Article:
Taking these measurements for a few days during each hammering cycle along the way is an important step in understanding the science data that InSight will send back to Earth. HP3 should take about 40 days to reach 16 feet (5 meters) deep.

As the heat probe makes its way down, its hammering motion will generate vibrations. Scientists back on Earth can use the seismometer to detect these vibrations and study the ground beneath. As the heat probe hammers down, the seismometer should be able to measure the speed of the vibrational waves in the soil generated by the hammering motion. It should be able to detect reflections of these waves as they bounce off any shallow buried layers, such as lava flows, unveiling the structure of the subsurface.

Talking to Earth While Setting Up

InSight normally talks to Earth once per Martian day via the Mars Reconnaissance Orbiter (MRO) or Mars Odyssey. But during the critical first few weeks after landing, it will be in touch with Earth twice a day. In addition it will also talk directly to ground stations on Earth through a lower-speed link. This frequent contact with Earth will continue until all checks are complete and routine operations begin. It also gives the operations team the chance to plan the next day of operations based on the results of the previous day's activities.

InSight's Surface Operations Schedule

The team back on Earth have rehearsed InSight's first few months on Mars many times. A sample timetable for its first few weeks is below.

Surface Operations Sample Timeline
Action Time After Landing
Surface operations begin At touchdown. First data arrive back on Earth about 16 minutes later
Deck camera takes pictures with the lens cover on A few minutes after touchdown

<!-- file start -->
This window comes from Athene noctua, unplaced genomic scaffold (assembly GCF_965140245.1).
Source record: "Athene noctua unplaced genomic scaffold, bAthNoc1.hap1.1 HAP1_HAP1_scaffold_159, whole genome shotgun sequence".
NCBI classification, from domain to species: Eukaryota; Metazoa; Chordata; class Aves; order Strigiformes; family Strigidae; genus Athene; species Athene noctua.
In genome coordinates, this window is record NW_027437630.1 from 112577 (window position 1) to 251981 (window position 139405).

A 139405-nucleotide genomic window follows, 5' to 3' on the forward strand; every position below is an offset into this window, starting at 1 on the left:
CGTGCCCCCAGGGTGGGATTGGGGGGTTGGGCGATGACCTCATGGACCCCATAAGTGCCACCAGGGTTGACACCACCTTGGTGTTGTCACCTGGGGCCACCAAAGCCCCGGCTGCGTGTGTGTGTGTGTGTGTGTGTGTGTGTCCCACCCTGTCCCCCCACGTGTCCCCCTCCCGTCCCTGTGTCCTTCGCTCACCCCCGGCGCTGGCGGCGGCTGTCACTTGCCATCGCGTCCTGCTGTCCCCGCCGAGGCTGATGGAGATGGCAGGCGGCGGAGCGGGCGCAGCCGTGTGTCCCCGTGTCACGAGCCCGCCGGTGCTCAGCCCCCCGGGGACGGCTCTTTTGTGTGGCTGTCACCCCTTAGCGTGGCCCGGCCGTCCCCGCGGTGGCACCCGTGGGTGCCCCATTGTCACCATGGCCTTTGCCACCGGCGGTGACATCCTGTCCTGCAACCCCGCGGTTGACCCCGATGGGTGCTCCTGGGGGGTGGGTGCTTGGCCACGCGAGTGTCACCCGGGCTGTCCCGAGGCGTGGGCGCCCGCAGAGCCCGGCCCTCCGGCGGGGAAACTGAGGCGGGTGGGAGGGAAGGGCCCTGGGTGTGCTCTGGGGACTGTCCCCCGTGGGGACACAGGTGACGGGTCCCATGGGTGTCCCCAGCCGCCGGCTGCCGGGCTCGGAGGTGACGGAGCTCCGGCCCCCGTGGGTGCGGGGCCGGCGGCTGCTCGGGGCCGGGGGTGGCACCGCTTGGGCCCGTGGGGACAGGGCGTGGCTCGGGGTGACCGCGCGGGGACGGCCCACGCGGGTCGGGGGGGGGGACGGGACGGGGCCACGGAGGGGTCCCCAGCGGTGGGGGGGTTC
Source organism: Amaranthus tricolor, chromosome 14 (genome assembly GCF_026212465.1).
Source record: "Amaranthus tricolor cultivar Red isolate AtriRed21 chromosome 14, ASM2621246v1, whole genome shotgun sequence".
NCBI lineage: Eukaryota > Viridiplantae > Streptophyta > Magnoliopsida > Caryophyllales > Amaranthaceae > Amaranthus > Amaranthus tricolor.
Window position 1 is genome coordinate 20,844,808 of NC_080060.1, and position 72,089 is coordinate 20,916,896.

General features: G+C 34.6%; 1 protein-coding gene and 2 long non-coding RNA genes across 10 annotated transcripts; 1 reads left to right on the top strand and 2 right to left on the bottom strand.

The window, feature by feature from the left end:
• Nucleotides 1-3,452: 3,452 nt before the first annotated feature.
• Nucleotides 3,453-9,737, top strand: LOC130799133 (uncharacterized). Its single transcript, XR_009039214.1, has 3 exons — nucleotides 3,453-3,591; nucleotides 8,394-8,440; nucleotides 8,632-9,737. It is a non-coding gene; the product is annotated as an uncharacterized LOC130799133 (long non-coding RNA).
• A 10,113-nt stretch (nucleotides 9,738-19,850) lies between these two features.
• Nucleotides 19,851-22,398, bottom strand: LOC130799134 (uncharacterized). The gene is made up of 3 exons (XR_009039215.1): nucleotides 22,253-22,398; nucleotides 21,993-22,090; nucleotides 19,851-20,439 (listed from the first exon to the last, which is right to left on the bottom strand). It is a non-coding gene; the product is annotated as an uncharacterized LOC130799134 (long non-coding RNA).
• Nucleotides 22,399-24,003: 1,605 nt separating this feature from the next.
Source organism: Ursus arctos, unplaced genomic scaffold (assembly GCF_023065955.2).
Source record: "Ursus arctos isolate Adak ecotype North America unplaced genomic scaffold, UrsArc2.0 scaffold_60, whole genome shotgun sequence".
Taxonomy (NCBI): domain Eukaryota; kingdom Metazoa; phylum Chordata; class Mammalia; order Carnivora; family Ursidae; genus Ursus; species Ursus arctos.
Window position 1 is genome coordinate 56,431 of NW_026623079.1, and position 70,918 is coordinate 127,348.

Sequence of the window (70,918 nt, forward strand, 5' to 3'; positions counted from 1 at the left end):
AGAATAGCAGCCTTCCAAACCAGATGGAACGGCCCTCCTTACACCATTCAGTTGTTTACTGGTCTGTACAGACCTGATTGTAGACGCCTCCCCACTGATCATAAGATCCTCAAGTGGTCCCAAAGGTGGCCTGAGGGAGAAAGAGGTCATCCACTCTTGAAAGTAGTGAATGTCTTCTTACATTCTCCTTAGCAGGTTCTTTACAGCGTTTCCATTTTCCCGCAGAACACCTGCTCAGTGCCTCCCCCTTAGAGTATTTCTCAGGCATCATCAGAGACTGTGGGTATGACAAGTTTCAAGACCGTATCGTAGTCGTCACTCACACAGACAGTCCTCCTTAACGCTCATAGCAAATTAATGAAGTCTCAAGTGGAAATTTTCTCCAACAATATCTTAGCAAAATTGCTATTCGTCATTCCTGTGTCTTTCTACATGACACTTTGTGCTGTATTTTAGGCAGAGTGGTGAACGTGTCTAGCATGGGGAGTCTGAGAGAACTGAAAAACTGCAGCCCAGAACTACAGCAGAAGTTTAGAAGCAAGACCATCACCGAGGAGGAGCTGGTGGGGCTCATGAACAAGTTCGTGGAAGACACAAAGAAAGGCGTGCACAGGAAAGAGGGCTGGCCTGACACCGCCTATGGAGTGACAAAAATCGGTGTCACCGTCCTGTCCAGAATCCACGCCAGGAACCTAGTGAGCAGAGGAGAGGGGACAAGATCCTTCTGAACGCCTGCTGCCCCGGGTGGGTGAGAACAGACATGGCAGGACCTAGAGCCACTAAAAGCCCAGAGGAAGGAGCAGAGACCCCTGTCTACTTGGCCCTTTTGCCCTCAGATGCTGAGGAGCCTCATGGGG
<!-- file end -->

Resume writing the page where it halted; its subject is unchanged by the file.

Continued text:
Landing day checkouts start On landing day (Sol 0)
Arm and deck camera take pictures with the lens cover off The camera on the lander deck takes an image with its cover off on Sol 2. The cover on the camera on the arm is released on Sol 3 and it takes its first image with the cover off on Sol 4
Some science data collection begins A few days after landing
Lander cameras image the landing site 1 to 2 weeks after landing
RISE begins science observations 1 day after landing
Initial checks of the robotic arm First week after landing
Deployment of Instruments on the Surface of Mars
Arm places seismometer on the surface 3 to 4 weeks after landing
Arm places protective wind and thermal shield on seismometer Within 2 weeks after placing the seismometer on the ground
SEIS begins science measurements 1 week after placing the wind and thermal shield on the seismometer
Arm places heat probe on the surface 1 to 2 weeks after placing the wind and thermal shield on the seismometer
HP3 mole burrows to its final depth and begins science observations 4-6 weeks after placing HP3 on the surface
Routine operations start 2-4 weeks after HP3 finishes burrowing under the surface

Routine Operations

InSight's routine operations start about two to four weeks after all the instruments have been placed on the surface of Mars and the HP3 has completed penetration. For more information on what occurs during this phase, see Science and Instruments.